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  Why does closed string theory have only one dilaton field instead of $22$?

+ 6 like - 0 dislike

Looking at $5D$ Kaluza-Klein theory, the Kaluza-Klein metric is given by

$$ g_{mn} = \left( \begin{array}{cc} g_{\mu\nu} & g_{\mu 5} \\ g_{5\nu} & g_{55} \\ \end{array} \right) $$

where $g_{\mu\nu}$ corresponds to the ordinary four dimensional metric and $g_{\mu 5}$ is the ordinary four dimensional Maxwell gauge field, $g_{55}$ is the dilaton field.

As there is one dilaton for one extra dimension, I naively would expect that the zero mass states of closed string theory, which can be written as

$$ \sum\limits_{I.J} R_{I.J} a_1^{I\dagger} \bar{a}_1^{I\dagger} ¦p^{+},\vec{p}_T \rangle $$

and the square matrix $R_{I.J}$ can be separated into a symmetric traceless part corresponding to the graviton field, an antisymmetric part corresponding to a generalized Maxwell gauge field, and the trace which corresponds to the dilaton field.

Why is there only one dilaton field given by the trace of $R_{I.J}$, instead of $22$ dilaton fields corresponding to $22$ extra dimensions of closed string theory which has critical dimension $D = 26$? For example, why are there not $22$ dilaton fields needed to parameterize the shape of the 22 extra dimensions if they are compactified?

This post imported from StackExchange MathOverflow at 2014-06-17 09:17 (UCT), posted by SE-user Dilaton
asked Oct 23, 2013 in Theoretical Physics by Dilaton (6,240 points) [ no revision ]
reshown Jun 17, 2014 by Dilaton

Ok, as I am getting unexplained downvotes here too, it is probably appropriate to hide this ...

But the answer is nice, so I am not sure ... ?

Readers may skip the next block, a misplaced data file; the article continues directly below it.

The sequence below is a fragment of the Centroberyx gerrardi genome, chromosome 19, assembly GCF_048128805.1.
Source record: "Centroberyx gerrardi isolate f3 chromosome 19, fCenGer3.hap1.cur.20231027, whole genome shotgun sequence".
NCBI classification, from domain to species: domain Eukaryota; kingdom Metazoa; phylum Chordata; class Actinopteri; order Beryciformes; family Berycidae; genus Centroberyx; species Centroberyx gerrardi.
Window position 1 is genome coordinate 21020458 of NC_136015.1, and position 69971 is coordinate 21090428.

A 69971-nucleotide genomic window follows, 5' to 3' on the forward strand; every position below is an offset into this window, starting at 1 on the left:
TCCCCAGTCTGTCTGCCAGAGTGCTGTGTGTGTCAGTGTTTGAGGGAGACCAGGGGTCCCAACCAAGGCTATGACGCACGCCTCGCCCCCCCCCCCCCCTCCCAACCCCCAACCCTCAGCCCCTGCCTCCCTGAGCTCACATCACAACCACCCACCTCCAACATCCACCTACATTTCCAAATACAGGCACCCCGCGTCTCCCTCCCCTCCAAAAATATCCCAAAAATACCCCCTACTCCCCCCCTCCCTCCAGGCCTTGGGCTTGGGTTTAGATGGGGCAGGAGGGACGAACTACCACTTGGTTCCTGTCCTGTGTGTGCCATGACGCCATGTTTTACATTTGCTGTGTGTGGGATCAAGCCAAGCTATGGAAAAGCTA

@Dilaton You got exactly 1 silent downvote and 6 upvotes. Why would you hide it?

Ok, that was me, sorry, removed it. I was annoyed, because the question was asking about compactification scalars, not string dilatons, and the answer seems clear--- there's compactification scalars and there's a dilaton! They're two different things. But the IIA superstring dilaton is a compactification scalar in disguise, so there can be legitimate confusion. Sorry again.

2 Answers

+ 4 like - 0 dislike

You would actually not expect 22 dilatons. Let me try to explain.

As you have pointed out, a putative field theory limit of the closed bosonic string would consist of a metric, a 2-form (which is the potential for a 3-form) and a dilaton.

Let us assume that such a theory exists and let us dimensionally reduce to four dimensions à la Kaluza-Klein.

The 26-dimensional dilaton $\Phi$ gives a scalar field in four dimensions. The 26-dimensional metric $g_{MN}$ gives the following four-dimesional fields: a metric $g_{\mu\nu}$, 22 gauge fields $g_{\mu n}$ and $\binom{23}2 = 253$ scalars $g_{mn}$. Finally, the 26-dimensional 2-form $B_{MN}$ gives the following: $\binom{22}{2} = 231$ scalars $B_{mn}$, $22$ gauge fields $B_{\mu n}$ and $\binom{4}{2} = 6$ scalars dual to the 2-forms $B_{\mu\nu}$. (In four dimensions, 2-forms can be dualised to scalars: via $\star dB = d\varphi$.)

So from a 4-dimensional perspective the role of the “dilaton” is now the $22 \times 22$ symmetric matrix $g_{mn}$.

This does not imply that you should expect any number of scalars in the massless sector of the closed string. The massless sector of the string theory corresponds to a field theory in 26 dimensions and in order to interpret it in 4-dimensional terms, requires dimensional reduction.

This post imported from StackExchange MathOverflow at 2014-06-17 09:17 (UCT), posted by SE-user José Figueroa-O'Farrill
answered Jun 16, 2014 by José Figueroa-O'Farrill (2,315 points) [ no revision ]
reshown Jun 17, 2014 by Dilaton
+ 2 like - 0 dislike

Because the bosonic string theory is uncompactified. When you compactify you get new scalars.

answered Jun 17, 2014 by Ron Maimon (7,720 points) [ no revision ]

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